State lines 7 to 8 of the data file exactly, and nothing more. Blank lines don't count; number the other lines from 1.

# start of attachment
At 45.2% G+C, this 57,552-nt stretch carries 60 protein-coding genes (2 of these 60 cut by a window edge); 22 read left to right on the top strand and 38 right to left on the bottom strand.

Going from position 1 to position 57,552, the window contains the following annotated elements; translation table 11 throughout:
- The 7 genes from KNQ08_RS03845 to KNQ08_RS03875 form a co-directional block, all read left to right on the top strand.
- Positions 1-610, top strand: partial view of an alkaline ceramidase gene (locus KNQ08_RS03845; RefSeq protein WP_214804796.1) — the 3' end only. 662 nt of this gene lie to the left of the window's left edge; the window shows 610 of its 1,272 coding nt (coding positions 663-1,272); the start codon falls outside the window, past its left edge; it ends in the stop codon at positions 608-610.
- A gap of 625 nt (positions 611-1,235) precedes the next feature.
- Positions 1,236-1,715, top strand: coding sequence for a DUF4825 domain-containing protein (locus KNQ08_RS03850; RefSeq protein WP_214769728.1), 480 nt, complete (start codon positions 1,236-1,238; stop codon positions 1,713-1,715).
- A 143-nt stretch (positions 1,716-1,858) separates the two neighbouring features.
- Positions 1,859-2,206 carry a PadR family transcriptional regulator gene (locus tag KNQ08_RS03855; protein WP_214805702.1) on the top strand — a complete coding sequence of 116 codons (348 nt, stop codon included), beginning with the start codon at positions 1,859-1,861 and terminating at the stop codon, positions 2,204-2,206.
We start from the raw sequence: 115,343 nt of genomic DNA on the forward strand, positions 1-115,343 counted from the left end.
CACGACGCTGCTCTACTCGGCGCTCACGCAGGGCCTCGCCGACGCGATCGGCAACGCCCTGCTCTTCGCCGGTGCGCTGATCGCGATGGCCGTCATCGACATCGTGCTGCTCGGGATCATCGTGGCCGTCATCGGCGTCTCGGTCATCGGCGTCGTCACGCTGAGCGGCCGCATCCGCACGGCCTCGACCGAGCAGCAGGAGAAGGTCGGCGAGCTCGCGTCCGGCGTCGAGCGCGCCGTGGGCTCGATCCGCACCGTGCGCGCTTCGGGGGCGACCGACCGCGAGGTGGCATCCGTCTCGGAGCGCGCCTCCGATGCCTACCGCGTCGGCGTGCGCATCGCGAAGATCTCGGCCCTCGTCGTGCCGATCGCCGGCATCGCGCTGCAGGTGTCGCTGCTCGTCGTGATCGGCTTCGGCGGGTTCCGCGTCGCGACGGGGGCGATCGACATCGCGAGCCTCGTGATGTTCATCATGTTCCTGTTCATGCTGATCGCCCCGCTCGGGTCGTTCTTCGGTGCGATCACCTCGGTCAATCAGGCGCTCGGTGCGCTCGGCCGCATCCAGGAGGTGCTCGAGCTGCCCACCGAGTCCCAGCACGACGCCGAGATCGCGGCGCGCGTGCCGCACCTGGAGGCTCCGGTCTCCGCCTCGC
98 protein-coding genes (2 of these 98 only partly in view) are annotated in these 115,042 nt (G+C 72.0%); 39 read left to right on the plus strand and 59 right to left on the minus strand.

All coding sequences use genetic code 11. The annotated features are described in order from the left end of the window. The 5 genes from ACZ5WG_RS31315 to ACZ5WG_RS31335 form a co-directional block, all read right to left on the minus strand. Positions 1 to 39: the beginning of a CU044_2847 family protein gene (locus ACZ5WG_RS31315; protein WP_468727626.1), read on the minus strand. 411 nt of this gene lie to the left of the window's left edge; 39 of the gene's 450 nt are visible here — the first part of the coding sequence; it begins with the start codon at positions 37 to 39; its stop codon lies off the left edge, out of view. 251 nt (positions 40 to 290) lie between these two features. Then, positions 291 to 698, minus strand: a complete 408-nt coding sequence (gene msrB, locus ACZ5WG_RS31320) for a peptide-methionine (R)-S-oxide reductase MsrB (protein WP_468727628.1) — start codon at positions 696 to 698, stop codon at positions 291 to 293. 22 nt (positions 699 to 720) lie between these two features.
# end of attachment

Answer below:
- A 143-nt stretch (positions 1,716-1,858) separates the two neighbouring features.
- Positions 1,859-2,206 carry a PadR family transcriptional regulator gene (locus tag KNQ08_RS03855; protein WP_214805702.1) on the top strand — a complete coding sequence of 116 codons (348 nt, stop codon included), beginning with the start codon at positions 1,859-1,861 and terminating at the stop codon, positions 2,204-2,206.